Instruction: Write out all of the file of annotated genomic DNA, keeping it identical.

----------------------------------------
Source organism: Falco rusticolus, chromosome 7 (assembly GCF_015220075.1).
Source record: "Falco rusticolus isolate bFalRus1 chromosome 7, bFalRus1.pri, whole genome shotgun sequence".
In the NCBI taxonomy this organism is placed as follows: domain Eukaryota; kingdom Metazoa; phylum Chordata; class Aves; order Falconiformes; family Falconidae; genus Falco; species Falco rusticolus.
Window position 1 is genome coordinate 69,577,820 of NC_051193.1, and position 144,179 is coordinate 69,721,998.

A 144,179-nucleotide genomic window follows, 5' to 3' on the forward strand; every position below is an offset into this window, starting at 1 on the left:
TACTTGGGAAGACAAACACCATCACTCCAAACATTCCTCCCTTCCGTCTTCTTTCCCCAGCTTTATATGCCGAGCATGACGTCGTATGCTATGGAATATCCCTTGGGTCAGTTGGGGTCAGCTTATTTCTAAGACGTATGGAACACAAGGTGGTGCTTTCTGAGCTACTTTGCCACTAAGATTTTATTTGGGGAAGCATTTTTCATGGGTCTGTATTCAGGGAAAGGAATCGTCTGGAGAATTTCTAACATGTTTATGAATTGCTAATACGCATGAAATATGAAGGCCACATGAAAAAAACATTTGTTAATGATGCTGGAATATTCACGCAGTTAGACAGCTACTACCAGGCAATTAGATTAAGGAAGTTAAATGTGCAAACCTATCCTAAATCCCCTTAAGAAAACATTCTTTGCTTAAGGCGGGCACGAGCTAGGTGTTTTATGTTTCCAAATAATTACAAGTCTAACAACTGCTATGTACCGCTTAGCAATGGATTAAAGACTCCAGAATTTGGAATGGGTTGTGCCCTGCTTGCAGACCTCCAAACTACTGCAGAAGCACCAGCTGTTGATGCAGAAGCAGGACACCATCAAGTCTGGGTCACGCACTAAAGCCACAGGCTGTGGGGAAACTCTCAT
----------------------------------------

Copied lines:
Source organism: Falco rusticolus, chromosome 7 (assembly GCF_015220075.1).
Source record: "Falco rusticolus isolate bFalRus1 chromosome 7, bFalRus1.pri, whole genome shotgun sequence".
In the NCBI taxonomy this organism is placed as follows: domain Eukaryota; kingdom Metazoa; phylum Chordata; class Aves; order Falconiformes; family Falconidae; genus Falco; species Falco rusticolus.
Window position 1 is genome coordinate 69,577,820 of NC_051193.1, and position 144,179 is coordinate 69,721,998.

A 144,179-nucleotide genomic window follows, 5' to 3' on the forward strand; every position below is an offset into this window, starting at 1 on the left:
TACTTGGGAAGACAAACACCATCACTCCAAACATTCCTCCCTTCCGTCTTCTTTCCCCAGCTTTATATGCCGAGCATGACGTCGTATGCTATGGAATATCCCTTGGGTCAGTTGGGGTCAGCTTATTTCTAAGACGTATGGAACACAAGGTGGTGCTTTCTGAGCTACTTTGCCACTAAGATTTTATTTGGGGAAGCATTTTTCATGGGTCTGTATTCAGGGAAAGGAATCGTCTGGAGAATTTCTAACATGTTTATGAATTGCTAATACGCATGAAATATGAAGGCCACATGAAAAAAACATTTGTTAATGATGCTGGAATATTCACGCAGTTAGACAGCTACTACCAGGCAATTAGATTAAGGAAGTTAAATGTGCAAACCTATCCTAAATCCCCTTAAGAAAACATTCTTTGCTTAAGGCGGGCACGAGCTAGGTGTTTTATGTTTCCAAATAATTACAAGTCTAACAACTGCTATGTACCGCTTAGCAATGGATTAAAGACTCCAGAATTTGGAATGGGTTGTGCCCTGCTTGCAGACCTCCAAACTACTGCAGAAGCACCAGCTGTTGATGCAGAAGCAGGACACCATCAAGTCTGGGTCACGCACTAAAGCCACAGGCTGTGGGGAAACTCTCAT